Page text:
When I travel I always find the locals very interesting, especially if I’m in a well known tourist destination. I can wander for hours, taking pictures and talking to people. I’ve been known to grill a cab driver like he was a candidate for public office. Call me odd, call me nosey. It’s what I do, and I love seeing how much information I can learn from a complete stranger and trying to figure out if they’re telling the truth or just making up stuff for me. They usually play along, probably because, like me, they figure we won’t ever meet again.
When we were in Vegas a couple of weeks ago, I twice left my husband ogling over the cars at the Barrett Jackson Auction and made my way to the older part of town to wander around and take pictures. Vegas is one big mirage. Just a lot of smoke and mirrors creating this fantasy playground for adults. And if you look closely, there are people everywhere who succumbed to the fantasy and got lost in gambling or alcohol.
I guess you could say I went looking for the show behind the show. Without any judgment, I just started tipping locals who were either begging for money or trying to earn tips in weird ways and documented the people I ran into that day. Mercy, I could spend weeks in the older part of Vegas just taking pictures of old motels and the people around them.
Here are some folks I met along the way, and let me warn you right now, there is an elderly gentleman in a slingshot of a mankini in the mix. It leaves little to the imagination. Very. Little. The whole stroll around town and a public bus ride from one end of The Strip to the other was more fun than a barrel of monkeys. Only one person declined to have her picture taken, and that was a sweet lady beside me on the bus who had worked a really difficult early shift at one of the casinos and was on her way home. She shared a Steve Harvey video on her phone with me, and we laughed for blocks.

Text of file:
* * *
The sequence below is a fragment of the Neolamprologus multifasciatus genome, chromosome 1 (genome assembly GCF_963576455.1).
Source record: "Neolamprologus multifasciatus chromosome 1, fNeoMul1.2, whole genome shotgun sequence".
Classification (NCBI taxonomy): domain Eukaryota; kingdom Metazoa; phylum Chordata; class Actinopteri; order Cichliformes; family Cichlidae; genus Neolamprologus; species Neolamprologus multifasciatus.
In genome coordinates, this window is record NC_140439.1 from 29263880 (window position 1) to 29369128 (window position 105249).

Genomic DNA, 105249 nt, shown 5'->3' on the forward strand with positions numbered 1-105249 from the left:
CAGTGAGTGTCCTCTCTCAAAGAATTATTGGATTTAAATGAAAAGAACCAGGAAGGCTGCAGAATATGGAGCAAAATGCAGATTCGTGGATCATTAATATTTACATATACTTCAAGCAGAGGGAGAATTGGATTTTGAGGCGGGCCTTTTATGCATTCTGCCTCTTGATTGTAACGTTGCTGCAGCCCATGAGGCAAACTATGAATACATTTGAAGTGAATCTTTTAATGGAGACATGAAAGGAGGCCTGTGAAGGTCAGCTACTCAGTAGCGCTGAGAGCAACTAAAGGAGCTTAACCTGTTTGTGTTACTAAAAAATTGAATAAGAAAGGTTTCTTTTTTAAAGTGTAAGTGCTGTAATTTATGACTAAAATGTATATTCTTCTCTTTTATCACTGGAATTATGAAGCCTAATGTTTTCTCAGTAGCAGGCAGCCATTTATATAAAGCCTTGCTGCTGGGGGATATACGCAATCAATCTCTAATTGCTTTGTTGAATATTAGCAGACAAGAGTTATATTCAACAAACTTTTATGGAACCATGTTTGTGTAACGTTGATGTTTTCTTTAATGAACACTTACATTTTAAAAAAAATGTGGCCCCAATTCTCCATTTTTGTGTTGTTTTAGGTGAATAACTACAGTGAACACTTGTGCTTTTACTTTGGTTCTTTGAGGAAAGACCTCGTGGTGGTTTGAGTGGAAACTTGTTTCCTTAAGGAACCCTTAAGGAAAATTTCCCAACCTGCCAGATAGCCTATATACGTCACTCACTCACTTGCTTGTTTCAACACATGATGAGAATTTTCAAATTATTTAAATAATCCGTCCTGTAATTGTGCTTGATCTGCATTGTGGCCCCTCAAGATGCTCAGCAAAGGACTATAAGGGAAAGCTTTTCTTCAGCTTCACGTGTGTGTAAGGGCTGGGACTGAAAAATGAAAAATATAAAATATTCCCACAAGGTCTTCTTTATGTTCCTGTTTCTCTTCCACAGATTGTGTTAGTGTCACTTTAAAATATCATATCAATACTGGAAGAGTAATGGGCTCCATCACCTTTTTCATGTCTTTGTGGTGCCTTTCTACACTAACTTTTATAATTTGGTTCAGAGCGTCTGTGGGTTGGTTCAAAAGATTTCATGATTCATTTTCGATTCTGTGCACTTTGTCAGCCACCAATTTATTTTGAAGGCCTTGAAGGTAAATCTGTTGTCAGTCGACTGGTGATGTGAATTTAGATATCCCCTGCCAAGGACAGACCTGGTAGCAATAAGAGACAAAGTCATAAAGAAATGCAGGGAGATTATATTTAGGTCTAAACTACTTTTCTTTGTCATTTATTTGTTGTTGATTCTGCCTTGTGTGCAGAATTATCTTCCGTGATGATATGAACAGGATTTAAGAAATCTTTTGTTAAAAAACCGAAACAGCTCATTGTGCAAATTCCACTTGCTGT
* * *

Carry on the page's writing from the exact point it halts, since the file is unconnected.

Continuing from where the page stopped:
The award for best heart went to Ejigu, my cab driver, who is originally from Ethiopia and lives in Vegas with his brother.
He thought I was a little crazy when I asked him to drive me to a closed, graffiti covered hotel in a really bad part of town and wait about five or so minutes while I hopped out and photographed it. “We don’t drop people off there,” he said, not understanding how a photographer’s mind sometimes works. He obliged though when he realized I wasn’t staying, and he kindly watched out for me so I could get my pictures and then took me on to Fremont Street. He says summer in Vegas is hotter than Ethiopia.
Here are some of the rest of the bunch. By the way, the mostly naked guy? He was obviously well educated and very well spoken. We spoke about Europe, specifically France and Paris. He claims to spend some time there each year, and I kind of believe him. If that’s true, there’s more money to be made standing around in a pink and yellow slingshot than I realized, but after all, it IS Vegas.